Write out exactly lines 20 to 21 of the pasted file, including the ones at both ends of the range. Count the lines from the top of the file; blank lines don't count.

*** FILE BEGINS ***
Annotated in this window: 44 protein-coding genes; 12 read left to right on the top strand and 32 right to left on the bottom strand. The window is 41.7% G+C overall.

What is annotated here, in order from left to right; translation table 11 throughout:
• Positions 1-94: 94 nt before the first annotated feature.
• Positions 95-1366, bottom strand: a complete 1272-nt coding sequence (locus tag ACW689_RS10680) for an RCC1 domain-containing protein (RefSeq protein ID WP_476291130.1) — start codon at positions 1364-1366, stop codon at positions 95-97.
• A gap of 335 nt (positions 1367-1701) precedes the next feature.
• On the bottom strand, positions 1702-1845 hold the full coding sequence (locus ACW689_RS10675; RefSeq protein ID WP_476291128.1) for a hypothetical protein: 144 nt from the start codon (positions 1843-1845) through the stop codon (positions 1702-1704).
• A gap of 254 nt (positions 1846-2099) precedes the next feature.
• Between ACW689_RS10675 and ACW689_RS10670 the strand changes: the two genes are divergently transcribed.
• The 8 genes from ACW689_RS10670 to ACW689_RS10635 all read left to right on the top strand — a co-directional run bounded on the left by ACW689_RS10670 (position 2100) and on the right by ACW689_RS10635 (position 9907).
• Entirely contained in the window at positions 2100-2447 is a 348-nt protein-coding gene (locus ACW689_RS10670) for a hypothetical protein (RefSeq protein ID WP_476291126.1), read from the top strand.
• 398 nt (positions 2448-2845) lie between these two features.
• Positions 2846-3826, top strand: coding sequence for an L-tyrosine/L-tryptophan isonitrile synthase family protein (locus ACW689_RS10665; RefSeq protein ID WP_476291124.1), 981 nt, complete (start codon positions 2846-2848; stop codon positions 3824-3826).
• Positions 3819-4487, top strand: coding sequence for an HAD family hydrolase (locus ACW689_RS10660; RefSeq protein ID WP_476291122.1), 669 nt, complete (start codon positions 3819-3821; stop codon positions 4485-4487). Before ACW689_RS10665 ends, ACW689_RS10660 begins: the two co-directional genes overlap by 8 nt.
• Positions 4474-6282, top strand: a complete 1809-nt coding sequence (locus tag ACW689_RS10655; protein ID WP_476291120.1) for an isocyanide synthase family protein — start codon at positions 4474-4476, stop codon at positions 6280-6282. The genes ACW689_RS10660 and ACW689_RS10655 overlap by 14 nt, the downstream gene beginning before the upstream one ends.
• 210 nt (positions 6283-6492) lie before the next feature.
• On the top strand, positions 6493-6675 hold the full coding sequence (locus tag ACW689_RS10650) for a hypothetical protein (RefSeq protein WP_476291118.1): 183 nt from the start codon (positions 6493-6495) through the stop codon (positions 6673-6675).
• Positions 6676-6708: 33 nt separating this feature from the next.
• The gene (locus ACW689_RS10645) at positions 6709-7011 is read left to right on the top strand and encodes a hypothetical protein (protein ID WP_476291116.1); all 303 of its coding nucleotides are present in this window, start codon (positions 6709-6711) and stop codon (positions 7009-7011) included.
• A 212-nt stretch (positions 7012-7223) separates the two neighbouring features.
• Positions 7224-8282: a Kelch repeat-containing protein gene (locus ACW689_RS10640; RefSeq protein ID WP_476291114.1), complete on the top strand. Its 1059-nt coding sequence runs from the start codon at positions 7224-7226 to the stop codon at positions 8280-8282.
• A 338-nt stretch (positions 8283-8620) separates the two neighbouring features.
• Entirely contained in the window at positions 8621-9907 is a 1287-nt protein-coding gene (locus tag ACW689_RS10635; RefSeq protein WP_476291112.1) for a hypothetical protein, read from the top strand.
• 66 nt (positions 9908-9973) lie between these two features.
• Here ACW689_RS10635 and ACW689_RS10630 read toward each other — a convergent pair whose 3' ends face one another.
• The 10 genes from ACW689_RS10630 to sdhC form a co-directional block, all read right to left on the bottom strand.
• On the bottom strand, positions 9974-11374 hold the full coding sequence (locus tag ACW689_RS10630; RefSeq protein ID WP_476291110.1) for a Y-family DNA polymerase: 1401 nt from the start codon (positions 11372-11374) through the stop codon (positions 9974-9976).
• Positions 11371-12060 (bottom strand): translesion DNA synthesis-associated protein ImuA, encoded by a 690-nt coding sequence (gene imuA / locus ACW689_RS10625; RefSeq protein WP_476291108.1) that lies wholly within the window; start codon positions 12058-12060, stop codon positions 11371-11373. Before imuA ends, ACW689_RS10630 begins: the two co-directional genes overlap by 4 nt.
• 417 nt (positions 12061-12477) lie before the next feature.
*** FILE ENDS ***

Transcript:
• Positions 7224-8282: a Kelch repeat-containing protein gene (locus ACW689_RS10640; RefSeq protein ID WP_476291114.1), complete on the top strand. Its 1059-nt coding sequence runs from the start codon at positions 7224-7226 to the stop codon at positions 8280-8282.
• A 338-nt stretch (positions 8283-8620) separates the two neighbouring features.